An online farmers market that connects local farmers to consumers, 3-D printed customizable footwear and an at-home blood testing application. These are all business ideas that are currently being put to the test at State College’s Happy Valley LaunchBox.
LaunchBox, located at 224 S. Allen St., strives to help anyone — students, faculty, staff or community members — turn business ideas into reality.
“Our mission is to figure out how to provide the resources, the connections and the facilities that most startups would not have access to,” said Lee Erickson, of LaunchBox.
Erickson said LaunchBox helps entrepreneurs largely through two different programs.
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The first, brand new this fall, is called the Idea TestLab. Erickson said this program is for individuals or teams that have business ideas but aren’t sure if those ideas are going to work.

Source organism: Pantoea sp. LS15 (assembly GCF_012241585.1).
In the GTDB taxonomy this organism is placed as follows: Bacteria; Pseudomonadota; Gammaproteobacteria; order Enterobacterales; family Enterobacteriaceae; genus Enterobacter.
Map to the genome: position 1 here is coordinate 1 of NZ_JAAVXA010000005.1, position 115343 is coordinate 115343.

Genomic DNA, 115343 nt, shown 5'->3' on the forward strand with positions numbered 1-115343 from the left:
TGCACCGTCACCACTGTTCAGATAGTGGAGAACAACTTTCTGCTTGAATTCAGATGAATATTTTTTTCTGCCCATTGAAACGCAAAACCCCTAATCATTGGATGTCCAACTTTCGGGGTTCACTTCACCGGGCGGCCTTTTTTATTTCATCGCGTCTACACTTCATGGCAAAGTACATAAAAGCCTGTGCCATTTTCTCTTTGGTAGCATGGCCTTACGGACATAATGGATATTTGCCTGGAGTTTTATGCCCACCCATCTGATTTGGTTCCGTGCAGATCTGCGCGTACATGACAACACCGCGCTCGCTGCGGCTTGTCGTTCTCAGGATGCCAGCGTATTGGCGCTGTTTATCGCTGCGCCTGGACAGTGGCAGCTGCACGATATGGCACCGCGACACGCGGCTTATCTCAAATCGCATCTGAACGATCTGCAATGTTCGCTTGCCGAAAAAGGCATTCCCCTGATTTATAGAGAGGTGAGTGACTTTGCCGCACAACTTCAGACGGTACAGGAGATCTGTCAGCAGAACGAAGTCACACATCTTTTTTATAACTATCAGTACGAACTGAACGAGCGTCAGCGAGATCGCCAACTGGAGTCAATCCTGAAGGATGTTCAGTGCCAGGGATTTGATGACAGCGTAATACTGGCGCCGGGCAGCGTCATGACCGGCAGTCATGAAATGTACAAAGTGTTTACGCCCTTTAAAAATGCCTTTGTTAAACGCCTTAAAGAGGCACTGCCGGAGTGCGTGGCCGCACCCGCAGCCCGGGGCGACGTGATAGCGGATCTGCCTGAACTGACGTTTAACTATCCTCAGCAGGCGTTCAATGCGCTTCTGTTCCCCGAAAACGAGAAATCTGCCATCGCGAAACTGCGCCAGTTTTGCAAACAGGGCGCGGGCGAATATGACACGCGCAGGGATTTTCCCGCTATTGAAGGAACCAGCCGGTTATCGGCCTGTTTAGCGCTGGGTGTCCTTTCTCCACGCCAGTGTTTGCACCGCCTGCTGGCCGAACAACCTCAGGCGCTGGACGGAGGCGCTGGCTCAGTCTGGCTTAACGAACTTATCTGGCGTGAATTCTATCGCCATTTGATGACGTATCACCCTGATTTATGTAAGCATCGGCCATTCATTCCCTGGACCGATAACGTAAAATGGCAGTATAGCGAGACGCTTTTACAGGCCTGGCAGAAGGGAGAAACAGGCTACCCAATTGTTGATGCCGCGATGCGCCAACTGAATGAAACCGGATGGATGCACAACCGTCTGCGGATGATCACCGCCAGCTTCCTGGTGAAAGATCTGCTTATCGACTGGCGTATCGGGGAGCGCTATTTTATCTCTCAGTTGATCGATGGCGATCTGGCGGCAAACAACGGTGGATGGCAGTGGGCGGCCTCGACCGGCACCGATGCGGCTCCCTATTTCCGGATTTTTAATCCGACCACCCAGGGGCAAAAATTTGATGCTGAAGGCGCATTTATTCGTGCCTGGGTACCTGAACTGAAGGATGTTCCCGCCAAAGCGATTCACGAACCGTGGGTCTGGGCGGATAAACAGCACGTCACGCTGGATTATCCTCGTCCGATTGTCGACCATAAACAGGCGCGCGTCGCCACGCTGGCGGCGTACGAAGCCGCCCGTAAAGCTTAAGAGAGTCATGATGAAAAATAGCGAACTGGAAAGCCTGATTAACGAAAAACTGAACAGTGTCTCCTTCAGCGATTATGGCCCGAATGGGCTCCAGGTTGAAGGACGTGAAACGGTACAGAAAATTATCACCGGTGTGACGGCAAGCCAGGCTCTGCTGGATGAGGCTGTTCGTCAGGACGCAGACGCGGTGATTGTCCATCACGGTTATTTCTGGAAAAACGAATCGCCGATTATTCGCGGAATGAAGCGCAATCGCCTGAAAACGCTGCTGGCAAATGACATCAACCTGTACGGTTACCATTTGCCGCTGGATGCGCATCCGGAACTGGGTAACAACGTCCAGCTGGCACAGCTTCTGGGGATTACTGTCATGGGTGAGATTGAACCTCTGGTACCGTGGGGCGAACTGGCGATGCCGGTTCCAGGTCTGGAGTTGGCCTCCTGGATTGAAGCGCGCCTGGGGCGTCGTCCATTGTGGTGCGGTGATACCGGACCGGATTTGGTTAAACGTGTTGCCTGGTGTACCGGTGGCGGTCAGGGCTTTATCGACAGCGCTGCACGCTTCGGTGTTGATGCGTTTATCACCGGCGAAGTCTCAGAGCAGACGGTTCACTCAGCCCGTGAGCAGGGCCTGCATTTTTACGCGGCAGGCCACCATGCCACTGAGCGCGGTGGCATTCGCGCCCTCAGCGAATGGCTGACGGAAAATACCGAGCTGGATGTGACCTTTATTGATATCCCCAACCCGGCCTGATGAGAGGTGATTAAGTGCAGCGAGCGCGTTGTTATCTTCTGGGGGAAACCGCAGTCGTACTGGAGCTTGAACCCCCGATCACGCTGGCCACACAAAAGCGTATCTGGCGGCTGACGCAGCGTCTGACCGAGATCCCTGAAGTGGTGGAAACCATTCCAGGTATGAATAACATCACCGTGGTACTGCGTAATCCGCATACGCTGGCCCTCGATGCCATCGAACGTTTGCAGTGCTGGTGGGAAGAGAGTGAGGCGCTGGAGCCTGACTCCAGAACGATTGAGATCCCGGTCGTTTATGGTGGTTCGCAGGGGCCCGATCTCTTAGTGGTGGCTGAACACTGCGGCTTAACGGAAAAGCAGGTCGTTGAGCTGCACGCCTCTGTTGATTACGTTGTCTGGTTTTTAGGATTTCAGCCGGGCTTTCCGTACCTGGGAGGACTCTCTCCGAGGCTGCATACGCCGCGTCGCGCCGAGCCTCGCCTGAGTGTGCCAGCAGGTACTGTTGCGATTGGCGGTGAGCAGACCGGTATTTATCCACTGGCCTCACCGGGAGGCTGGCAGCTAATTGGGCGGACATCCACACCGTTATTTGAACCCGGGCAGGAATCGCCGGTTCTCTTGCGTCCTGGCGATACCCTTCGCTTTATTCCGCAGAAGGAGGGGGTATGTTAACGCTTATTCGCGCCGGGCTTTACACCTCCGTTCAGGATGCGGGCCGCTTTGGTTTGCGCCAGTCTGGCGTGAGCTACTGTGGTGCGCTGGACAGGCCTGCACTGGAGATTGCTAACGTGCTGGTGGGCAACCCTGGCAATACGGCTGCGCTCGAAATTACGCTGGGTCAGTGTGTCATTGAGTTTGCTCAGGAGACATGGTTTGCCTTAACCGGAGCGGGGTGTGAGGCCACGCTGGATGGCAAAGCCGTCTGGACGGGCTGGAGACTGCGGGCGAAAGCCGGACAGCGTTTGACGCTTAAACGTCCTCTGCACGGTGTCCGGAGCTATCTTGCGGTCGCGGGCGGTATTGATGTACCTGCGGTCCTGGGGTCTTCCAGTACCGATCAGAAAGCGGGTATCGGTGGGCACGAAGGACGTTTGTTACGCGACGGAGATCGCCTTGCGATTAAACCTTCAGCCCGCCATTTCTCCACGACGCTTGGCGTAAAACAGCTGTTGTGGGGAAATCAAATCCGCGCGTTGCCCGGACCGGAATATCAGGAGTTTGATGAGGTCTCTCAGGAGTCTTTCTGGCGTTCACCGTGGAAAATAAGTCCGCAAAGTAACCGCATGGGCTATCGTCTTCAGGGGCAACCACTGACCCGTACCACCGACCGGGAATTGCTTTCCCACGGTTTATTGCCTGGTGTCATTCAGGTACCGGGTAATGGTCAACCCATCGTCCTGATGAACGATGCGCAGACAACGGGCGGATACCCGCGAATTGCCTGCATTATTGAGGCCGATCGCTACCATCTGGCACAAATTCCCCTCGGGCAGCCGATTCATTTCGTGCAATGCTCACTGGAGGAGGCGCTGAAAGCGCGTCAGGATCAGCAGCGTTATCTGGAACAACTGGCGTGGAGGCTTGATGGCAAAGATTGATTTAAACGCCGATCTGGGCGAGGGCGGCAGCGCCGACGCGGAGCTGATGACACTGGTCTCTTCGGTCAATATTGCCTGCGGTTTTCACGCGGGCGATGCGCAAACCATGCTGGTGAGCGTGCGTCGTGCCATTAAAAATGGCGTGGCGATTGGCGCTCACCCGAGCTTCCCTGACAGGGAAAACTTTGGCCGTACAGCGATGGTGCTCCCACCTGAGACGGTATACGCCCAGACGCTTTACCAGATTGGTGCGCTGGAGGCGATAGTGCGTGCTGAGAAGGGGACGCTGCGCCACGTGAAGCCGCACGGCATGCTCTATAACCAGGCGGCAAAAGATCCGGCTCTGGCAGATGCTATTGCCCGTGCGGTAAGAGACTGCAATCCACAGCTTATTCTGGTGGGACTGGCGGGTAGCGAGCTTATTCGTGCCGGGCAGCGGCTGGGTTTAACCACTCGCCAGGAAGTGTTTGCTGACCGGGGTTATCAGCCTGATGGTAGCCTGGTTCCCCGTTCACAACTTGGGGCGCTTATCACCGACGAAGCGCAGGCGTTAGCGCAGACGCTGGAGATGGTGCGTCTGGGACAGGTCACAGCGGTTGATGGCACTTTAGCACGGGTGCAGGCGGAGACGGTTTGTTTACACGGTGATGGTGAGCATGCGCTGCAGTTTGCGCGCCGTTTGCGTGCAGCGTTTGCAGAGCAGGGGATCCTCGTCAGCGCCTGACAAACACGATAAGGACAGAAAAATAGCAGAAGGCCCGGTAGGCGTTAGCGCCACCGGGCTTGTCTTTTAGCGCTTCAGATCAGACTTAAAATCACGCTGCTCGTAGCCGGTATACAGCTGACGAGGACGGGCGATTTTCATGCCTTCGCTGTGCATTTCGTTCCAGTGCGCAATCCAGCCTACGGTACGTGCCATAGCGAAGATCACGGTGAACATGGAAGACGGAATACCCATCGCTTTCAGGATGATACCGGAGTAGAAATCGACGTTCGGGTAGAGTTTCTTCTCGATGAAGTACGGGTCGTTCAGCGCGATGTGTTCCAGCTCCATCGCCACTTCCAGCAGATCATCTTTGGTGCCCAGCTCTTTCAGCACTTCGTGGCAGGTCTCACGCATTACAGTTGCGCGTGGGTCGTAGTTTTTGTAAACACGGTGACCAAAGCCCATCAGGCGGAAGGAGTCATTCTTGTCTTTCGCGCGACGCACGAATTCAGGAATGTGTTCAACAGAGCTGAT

Over the course of four weeks, Erickson and Penn State professors Liz Kisenwether and Rick Weyer help 10 to 15 teams figure out what problems they are trying to solve, who their potential customers are and what the best solutions could be.
The second program is called the FastTrack Accelerator Program, a 15-week segment designed to help entrepreneurs create the solutions to the problems they have identified.
“Part of it is you have to go find another expert to help you handle and overcome your challenges,” Erickson said. “I’m really trying to build their network, build to the point that they have something they can actually put out into the market and generate their first sales.”
There are currently nine teams in the program, and Erickson said 31 teams have graduated through the accelerator program since LaunchBox’s opening in March 2016.
Last spring, Maria Diamanti went through LaunchBox’s accelerator program. She is an international student from Greece who is interested in helping pre-teens take ownership of their own health.
Diamanti, a Penn State senior majoring in business management, co-founded Kinder Minder, a mobile application that helps kids keep track of their medication for chronic conditions such as asthma.
“We’re trying to incentivize children to take their medication through games,” said Diamanti, whose research included interviews with 60 parents and two doctors. “There’s a lot of traction with the relationship between parents and their children, and so we’re trying to eliminate that and have kids take their medicine without parents having to nag them.”